PHP: Insert multiple rows with PDO.

This PHP tutorial will show you how to insert multiple rows using the PDO object.

We will be using prepared statements to carry out a bulk insert. Not only is this method safer, but it is also significantly faster than running multiple queries.

Inserting multiple rows with the PDO object.

A quick and easy way to insert multiple table rows is to use PDO’s positional placeholders:

//Array containing the rows we want to insert
$rows = array(

//Create positional placeholders (?)
$numPlaceholders = count($rows[0]) - 1;
$placeholders = str_repeat('?,', $numPlaceholders) . '?';

//Create the INSERT SQL query
$sql = "INSERT INTO people (name, dob) VALUES ";

//Add our placeholders to the SQL
$sql .= str_repeat("($placeholders),", count($rows) - 1) . "($placeholders)";

//It now looks like:
//INSERT INTO people (name, dob) VALUES (?,?,?),(?,?,?),(?,?,?)

//Prepare the SQL statement
$statement = $pdo->prepare($sql);

//Flatten the $rows array
$rows = array_merge(...$rows);

//Execute the statement and insert the rows

You can also use the shortened version of this code:

//Create positional placeholders (?)
$placeholders = str_repeat('?,', (count($rows[0]) - 1)) . '?';

//Create the INSERT SQL query
$sql = "INSERT INTO people (name, dob) VALUES " . str_repeat("($placeholders),", count($rows) - 1) . "($placeholders)";

//Prepare and execute the SQL statement
$statement = $pdo->prepare($sql)->execute(array_merge(...$rows));

Note that the examples above will only work if your $rows array has numerical keys, as the array_merge method above will not flatten associative arrays.

If you’re adamant about keeping your associative array, then you may want to use the custom PHP function below.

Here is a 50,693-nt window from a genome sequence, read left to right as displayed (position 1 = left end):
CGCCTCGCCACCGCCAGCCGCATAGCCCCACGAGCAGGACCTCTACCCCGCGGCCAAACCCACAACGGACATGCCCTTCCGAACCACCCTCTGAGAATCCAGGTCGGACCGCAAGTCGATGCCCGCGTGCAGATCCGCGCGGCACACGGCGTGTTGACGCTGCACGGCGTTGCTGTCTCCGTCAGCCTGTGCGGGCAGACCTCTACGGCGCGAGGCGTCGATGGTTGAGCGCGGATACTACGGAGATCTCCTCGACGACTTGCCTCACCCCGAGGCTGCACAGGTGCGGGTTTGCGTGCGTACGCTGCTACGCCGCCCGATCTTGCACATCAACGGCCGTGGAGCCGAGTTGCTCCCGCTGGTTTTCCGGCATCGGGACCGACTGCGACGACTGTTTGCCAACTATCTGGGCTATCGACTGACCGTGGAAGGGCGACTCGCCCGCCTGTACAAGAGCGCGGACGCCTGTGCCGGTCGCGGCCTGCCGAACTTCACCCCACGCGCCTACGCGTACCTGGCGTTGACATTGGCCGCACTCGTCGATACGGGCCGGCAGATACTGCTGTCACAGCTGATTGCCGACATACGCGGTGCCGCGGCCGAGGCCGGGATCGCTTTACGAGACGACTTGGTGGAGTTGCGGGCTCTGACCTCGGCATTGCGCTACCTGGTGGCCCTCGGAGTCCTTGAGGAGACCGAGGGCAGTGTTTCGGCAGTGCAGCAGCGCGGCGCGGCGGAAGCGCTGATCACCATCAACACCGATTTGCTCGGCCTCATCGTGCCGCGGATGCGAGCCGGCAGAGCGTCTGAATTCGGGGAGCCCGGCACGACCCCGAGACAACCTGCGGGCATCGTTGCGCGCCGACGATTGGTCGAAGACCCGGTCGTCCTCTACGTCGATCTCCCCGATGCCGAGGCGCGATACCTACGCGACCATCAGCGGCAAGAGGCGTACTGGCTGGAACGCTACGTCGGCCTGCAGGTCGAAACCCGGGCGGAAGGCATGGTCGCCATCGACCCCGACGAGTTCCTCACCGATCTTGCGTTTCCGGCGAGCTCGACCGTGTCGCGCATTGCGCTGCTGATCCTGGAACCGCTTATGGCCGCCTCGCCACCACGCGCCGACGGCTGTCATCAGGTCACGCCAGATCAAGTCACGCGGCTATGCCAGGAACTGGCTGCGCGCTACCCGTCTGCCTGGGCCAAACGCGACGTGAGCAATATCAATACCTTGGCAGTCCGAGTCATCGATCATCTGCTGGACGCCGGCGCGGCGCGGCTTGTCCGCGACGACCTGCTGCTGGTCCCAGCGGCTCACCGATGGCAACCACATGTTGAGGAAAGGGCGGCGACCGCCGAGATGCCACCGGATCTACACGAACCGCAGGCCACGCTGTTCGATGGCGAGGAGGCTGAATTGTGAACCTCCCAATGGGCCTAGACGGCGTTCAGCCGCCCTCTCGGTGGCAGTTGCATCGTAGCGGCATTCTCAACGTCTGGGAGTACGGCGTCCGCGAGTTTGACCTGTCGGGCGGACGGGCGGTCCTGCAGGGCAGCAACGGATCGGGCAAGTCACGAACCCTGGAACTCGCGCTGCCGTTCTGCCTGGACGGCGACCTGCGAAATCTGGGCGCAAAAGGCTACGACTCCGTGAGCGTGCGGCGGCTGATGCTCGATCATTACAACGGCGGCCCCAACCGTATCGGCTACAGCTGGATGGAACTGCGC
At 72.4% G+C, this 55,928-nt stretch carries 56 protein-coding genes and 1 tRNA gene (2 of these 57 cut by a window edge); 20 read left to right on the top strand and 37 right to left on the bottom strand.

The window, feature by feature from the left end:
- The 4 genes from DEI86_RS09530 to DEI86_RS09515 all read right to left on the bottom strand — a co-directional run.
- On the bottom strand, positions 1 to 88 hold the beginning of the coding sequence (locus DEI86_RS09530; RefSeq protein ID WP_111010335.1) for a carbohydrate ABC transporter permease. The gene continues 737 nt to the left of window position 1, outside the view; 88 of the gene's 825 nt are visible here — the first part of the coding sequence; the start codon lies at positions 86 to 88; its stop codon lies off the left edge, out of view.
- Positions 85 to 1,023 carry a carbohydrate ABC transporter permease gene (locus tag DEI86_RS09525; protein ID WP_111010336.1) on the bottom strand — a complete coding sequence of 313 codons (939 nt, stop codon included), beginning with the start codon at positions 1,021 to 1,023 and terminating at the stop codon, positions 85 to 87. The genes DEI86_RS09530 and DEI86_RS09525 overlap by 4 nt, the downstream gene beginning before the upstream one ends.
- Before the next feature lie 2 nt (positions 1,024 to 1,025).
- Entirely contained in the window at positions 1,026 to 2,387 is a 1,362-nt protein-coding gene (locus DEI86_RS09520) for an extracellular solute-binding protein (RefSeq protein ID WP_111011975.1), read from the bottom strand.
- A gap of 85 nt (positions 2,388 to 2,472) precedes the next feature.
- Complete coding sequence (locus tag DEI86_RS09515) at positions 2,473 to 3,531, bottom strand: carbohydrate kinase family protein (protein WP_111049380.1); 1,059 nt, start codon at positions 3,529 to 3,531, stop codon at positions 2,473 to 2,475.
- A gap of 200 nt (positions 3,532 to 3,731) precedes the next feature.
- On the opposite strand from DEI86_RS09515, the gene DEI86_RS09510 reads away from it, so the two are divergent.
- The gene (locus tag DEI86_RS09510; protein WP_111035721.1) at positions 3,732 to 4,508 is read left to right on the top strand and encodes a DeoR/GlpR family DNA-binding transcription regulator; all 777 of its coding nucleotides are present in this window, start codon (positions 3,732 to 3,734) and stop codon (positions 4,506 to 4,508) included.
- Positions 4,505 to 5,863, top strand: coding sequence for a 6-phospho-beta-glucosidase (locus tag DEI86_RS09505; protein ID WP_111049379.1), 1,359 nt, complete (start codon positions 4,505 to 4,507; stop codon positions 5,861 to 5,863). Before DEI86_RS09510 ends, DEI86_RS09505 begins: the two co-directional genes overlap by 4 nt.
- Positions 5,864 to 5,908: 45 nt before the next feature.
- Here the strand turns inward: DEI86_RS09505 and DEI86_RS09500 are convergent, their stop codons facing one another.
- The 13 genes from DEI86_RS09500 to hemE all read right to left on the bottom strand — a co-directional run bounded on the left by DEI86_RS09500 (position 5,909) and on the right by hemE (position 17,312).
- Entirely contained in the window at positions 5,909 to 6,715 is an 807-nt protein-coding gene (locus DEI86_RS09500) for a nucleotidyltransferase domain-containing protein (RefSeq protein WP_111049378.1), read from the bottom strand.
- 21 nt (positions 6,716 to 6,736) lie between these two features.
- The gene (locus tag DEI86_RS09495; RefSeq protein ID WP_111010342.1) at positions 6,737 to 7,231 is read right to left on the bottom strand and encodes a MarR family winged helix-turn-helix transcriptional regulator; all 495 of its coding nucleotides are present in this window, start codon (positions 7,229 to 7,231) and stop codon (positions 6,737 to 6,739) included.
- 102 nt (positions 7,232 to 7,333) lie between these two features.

Inserting rows with an associative PHP array and named placeholders.

For this example, we’ve created a custom function that will “bulk insert” an associative PHP array into a table.

Note that the $data array in this function should never come from an external source. This function presumes that you will construct the $data array yourself or, at the very least, whitelist the key/column names.

 * A custom function that automatically constructs a multi insert statement.
 * @param string $tableName Name of the table we are inserting into.
 * @param array $data An "array of arrays" containing our row data.
 * @param PDO $pdoObject Our PDO object.
 * @return boolean TRUE on success. FALSE on failure.
function pdoMultiInsert($tableName, $data, $pdoObject){
    //Will contain SQL snippets.
    $rowsSQL = array();

    //Will contain the values that we need to bind.
    $toBind = array();
    //Get a list of column names to use in the SQL statement.
    $columnNames = array_keys($data[0]);

    //Loop through our $data array.
    foreach($data as $arrayIndex => $row){
        $params = array();
        foreach($row as $columnName => $columnValue){
            $param = ":" . $columnName . $arrayIndex;
            $params[] = $param;
            $toBind[$param] = $columnValue; 
        $rowsSQL[] = "(" . implode(", ", $params) . ")";

    //Construct our SQL statement
    $sql = "INSERT INTO `$tableName` (" . implode(", ", $columnNames) . ") VALUES " . implode(", ", $rowsSQL);

    //Prepare our PDO statement.
    $pdoStatement = $pdoObject->prepare($sql);

    //Bind our values.
    foreach($toBind as $param => $val){
        $pdoStatement->bindValue($param, $val);
    //Execute our statement (i.e. insert the data).
    return $pdoStatement->execute();

The function above takes in three parameters:

  1. $tableName: The name of the database table.
  2. $data: The rows that you are inserting. In this case, it is a multi-dimensional array, with each array representing a row.
  3. $pdoObject: Your PDO object.

Below is an example of this function being used:

//An array of arrays, containing the rows that we want to insert.
$rowsToInsert = array(
        'name' => 'John Doe',
        'dob' => '1993-01-04',
        'name' => 'Jane Doe',
        'dob' => '1987-06-14',
        'name' => 'Joe Bloggs',
        'dob' => '1989-09-29',

//An example of adding to our "rows" array on the fly.
$rowsToInsert[] = array(
    'name' => 'Patrick Simmons',
    'dob' => '1972-11-12'

//Call our custom function.
pdoMultiInsert('people', $rowsToInsert, $pdo);

As you can see, we create a multidimensional array that contains associative arrays representing our table rows. We then supply that array to our custom function, which carries out the bulk insert.

Further reading on the PDO object: